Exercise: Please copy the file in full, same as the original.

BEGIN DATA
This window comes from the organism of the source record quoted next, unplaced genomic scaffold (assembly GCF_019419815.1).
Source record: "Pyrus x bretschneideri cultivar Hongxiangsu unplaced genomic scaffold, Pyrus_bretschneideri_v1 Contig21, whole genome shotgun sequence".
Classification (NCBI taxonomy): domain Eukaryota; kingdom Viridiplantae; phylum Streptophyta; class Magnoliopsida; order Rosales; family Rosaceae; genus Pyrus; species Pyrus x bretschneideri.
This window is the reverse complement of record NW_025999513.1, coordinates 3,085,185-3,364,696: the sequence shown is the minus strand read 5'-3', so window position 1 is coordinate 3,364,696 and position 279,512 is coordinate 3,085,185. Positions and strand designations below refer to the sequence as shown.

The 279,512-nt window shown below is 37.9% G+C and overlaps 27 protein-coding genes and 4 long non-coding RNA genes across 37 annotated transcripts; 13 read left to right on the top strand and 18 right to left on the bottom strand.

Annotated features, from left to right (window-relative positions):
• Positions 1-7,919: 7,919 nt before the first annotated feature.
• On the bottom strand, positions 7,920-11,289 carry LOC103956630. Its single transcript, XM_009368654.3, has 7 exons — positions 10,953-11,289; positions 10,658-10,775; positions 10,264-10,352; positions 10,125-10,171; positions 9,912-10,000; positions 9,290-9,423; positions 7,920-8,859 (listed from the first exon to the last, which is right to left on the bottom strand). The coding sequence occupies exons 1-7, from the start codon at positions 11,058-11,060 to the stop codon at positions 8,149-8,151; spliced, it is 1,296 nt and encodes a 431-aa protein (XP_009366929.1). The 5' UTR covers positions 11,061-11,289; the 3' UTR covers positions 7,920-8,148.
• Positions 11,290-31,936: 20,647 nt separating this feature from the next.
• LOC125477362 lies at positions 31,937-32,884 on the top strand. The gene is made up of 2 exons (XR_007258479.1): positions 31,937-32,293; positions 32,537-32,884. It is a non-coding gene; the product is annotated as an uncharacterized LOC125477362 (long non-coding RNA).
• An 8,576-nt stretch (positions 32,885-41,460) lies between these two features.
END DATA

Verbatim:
This window comes from the organism of the source record quoted next, unplaced genomic scaffold (assembly GCF_019419815.1).
Source record: "Pyrus x bretschneideri cultivar Hongxiangsu unplaced genomic scaffold, Pyrus_bretschneideri_v1 Contig21, whole genome shotgun sequence".
Classification (NCBI taxonomy): domain Eukaryota; kingdom Viridiplantae; phylum Streptophyta; class Magnoliopsida; order Rosales; family Rosaceae; genus Pyrus; species Pyrus x bretschneideri.
This window is the reverse complement of record NW_025999513.1, coordinates 3,085,185-3,364,696: the sequence shown is the minus strand read 5'-3', so window position 1 is coordinate 3,364,696 and position 279,512 is coordinate 3,085,185. Positions and strand designations below refer to the sequence as shown.

The 279,512-nt window shown below is 37.9% G+C and overlaps 27 protein-coding genes and 4 long non-coding RNA genes across 37 annotated transcripts; 13 read left to right on the top strand and 18 right to left on the bottom strand.

Annotated features, from left to right (window-relative positions):
• Positions 1-7,919: 7,919 nt before the first annotated feature.
• On the bottom strand, positions 7,920-11,289 carry LOC103956630. Its single transcript, XM_009368654.3, has 7 exons — positions 10,953-11,289; positions 10,658-10,775; positions 10,264-10,352; positions 10,125-10,171; positions 9,912-10,000; positions 9,290-9,423; positions 7,920-8,859 (listed from the first exon to the last, which is right to left on the bottom strand). The coding sequence occupies exons 1-7, from the start codon at positions 11,058-11,060 to the stop codon at positions 8,149-8,151; spliced, it is 1,296 nt and encodes a 431-aa protein (XP_009366929.1). The 5' UTR covers positions 11,061-11,289; the 3' UTR covers positions 7,920-8,148.
• Positions 11,290-31,936: 20,647 nt separating this feature from the next.
• LOC125477362 lies at positions 31,937-32,884 on the top strand. The gene is made up of 2 exons (XR_007258479.1): positions 31,937-32,293; positions 32,537-32,884. It is a non-coding gene; the product is annotated as an uncharacterized LOC125477362 (long non-coding RNA).
• An 8,576-nt stretch (positions 32,885-41,460) lies between these two features.